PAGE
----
Welcome to the Dark House
Author: Laurie Faria Stolarz
Series: Welcome to the Dark House #1
Publish Date: July 22nd, 2014
Genre: Horror, YA, Thriller, Mystery
What’s your worst nightmare?
For Ivy Jensen, it’s the eyes of a killer that haunt her nights. For Parker Bradley, it’s bloodthirsty sea serpents that slither in his dreams.
And for seven essay contestants, it’s their worst nightmares that win them an exclusive, behind-the-scenes look at director Justin Blake’s latest, confidential project. Ivy doesn’t even like scary movies, but she’s ready to face her real-world fears. Parker’s sympathetic words and perfect smile help keep her spirits up. . . at least for now.
Not everyone is so charming, though. Horror-film fanatic Garth Vader wants to stir up trouble. It’s bad enough he has to stay in the middle of nowhere with this group—the girl who locks herself in her room; the know-it-all roommate; “Mister Sensitive”; and the one who’s too cheery for her own good. Someone has to make things interesting.
Except, things are already a little weird. The hostess is a serial-killer look-alike, the dream-stealing Nightmare Elf is lurking about, and the seventh member of the group is missing.
By the time Ivy and Parker realize what’s really at stake, it’s too late to wake up and run.
This was one of my first times reading a horror YA novel because I’m pretty sure that Mary Downing Hahn doesn’t count (She’s fab). Welcome to the Dark House was decidedly not scary in any way which is a shame because although I don’t like horror, if I’m reading a horror novel, I expect to be scared. The tone of the writing lacked the creep factor that would have made me scared. Instead of actually being terrified, I felt pity for the characters and I’m fairly certain that pity isn’t supposed to be the main emotion felt during horror.
Nonscary factor aside, I actually enjoyed this novel. Although I guessed the purpose of the contest less than a hundred pages in, I found the novel interesting. But by the end, I was kind of disappointed and wished that I had picked a different book to introduce me to the genre (but can you blame me for picking this book based on the cover and synopsis?)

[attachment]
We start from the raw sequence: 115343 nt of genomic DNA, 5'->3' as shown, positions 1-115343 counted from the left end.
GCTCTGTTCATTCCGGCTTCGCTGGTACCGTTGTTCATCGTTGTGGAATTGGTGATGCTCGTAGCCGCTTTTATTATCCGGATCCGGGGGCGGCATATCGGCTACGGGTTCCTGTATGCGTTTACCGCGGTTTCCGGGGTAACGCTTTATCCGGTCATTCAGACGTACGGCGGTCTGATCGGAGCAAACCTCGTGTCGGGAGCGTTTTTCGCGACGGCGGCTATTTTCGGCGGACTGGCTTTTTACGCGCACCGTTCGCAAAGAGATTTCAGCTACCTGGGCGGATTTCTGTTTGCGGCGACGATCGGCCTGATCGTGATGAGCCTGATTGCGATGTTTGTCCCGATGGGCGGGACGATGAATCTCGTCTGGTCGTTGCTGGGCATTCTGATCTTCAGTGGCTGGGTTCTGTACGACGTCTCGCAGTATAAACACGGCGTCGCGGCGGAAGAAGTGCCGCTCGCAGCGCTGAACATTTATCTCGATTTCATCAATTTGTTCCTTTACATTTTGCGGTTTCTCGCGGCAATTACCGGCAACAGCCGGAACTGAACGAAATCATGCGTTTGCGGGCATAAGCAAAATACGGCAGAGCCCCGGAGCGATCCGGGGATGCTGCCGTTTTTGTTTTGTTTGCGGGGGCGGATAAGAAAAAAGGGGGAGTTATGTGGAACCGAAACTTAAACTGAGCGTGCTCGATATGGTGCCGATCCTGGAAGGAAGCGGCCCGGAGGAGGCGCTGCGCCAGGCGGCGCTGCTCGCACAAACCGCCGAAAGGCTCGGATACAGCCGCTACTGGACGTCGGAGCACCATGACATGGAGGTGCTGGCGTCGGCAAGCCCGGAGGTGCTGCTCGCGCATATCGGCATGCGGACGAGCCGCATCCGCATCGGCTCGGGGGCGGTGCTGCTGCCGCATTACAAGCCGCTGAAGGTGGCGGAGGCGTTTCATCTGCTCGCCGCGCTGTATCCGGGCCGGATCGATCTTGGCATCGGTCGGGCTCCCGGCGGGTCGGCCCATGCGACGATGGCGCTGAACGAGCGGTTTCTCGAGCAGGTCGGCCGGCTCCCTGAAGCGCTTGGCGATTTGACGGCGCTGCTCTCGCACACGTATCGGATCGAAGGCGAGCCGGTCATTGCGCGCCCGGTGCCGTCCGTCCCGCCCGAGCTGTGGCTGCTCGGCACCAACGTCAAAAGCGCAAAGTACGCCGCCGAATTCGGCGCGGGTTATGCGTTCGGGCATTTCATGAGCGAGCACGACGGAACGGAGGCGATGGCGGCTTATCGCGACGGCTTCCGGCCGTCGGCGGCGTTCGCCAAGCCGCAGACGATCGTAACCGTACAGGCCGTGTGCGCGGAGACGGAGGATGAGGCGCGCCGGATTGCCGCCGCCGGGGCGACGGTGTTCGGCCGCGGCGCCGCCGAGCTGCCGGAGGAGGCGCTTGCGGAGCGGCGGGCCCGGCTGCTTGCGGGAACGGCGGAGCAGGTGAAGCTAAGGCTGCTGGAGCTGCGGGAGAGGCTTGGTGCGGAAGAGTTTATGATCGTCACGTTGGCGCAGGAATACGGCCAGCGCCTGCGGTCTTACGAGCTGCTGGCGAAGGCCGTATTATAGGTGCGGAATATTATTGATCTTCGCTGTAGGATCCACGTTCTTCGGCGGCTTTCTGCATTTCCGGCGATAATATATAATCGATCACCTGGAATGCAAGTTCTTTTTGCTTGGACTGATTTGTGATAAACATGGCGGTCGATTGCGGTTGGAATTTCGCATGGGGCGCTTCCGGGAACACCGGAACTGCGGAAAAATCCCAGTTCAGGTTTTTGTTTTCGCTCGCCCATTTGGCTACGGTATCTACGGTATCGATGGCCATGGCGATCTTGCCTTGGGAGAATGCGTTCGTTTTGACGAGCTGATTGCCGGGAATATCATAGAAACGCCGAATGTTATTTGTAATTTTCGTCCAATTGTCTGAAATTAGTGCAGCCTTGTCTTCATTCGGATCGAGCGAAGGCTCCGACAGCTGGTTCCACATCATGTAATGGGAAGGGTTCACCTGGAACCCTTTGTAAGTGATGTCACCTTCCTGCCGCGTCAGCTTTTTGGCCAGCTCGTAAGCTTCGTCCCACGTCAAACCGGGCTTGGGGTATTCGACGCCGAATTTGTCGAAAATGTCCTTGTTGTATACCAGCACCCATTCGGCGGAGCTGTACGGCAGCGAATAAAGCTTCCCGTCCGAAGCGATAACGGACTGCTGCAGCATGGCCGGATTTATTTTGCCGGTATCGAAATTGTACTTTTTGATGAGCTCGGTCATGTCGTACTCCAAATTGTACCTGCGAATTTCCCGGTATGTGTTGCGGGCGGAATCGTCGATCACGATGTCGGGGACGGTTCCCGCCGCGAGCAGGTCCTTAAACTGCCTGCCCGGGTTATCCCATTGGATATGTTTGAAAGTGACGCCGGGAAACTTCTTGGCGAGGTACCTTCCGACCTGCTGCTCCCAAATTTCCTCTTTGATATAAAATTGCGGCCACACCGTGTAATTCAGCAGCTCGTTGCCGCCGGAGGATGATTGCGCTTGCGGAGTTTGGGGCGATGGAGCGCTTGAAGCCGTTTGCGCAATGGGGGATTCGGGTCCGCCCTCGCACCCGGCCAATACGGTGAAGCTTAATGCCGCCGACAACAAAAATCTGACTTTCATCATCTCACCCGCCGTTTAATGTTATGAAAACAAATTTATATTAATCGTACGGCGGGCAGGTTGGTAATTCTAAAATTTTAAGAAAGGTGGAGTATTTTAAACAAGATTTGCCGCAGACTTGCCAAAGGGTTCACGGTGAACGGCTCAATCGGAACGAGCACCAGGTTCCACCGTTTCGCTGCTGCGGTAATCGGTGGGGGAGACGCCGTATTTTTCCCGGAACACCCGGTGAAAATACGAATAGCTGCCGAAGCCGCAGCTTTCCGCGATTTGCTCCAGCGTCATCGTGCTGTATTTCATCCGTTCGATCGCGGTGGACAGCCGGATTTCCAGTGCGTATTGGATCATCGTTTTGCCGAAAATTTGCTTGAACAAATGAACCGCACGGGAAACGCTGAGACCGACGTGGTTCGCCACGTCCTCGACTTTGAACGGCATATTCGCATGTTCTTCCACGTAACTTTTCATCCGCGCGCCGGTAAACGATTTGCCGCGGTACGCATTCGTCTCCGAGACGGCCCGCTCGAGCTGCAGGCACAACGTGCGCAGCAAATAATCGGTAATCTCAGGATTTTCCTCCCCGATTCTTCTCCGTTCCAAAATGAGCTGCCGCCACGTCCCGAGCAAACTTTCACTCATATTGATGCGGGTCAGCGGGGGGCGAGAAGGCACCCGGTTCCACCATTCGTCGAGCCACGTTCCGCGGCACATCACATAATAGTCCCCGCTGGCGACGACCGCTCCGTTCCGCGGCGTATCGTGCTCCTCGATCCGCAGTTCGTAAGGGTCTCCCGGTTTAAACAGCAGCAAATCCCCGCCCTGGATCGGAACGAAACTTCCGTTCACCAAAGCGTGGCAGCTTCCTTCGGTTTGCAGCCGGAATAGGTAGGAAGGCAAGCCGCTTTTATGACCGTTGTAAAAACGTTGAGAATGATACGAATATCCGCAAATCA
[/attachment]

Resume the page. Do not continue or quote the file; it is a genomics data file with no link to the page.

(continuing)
The writing is confusing. It changes between seven different point-of-views and it’s very difficult to distinguish between each one. Many times, I’d be halfway through a chapter in Frankie’s POV and forget that it was him. Even Garth, the guy that’s supposed to be “creepy” and “trouble-making” sounds the same as Ivy, who is the complete opposite.
The characterization is also sloppily done most likely a result of the seven different POVs and the fact that every one sounds exactly the same. It’s shallowly done for some, a little better for others based on what their fear was. But even so, in the end, I felt like I barely knew who they were. I could care less if they died or not.
The plot was slow. Half of the book was spent setting up the contest and foreshadowing the bad events that are to come. However, I feel like Stolarz didn’t utilize this to the best of her ability, evidently seen in the characterization and the lackluster tone. Isn’t the introduction to the action supposed to make the reader feel uneasy? The book just seemed to lack the “umph” factor that would have made the reader scared. And then that ending. What the heck was that ending? It was rushed and squeezed into the last forty pages and a lot happened in those forty pages. The book is obviously set up for a sequel and one that I’m looking forward to reading only so that I can see what happens to the last people standing. I really liked how Stolarz used the seven fear essays as the epilogue even if it also really annoyed me because I wanted to know more.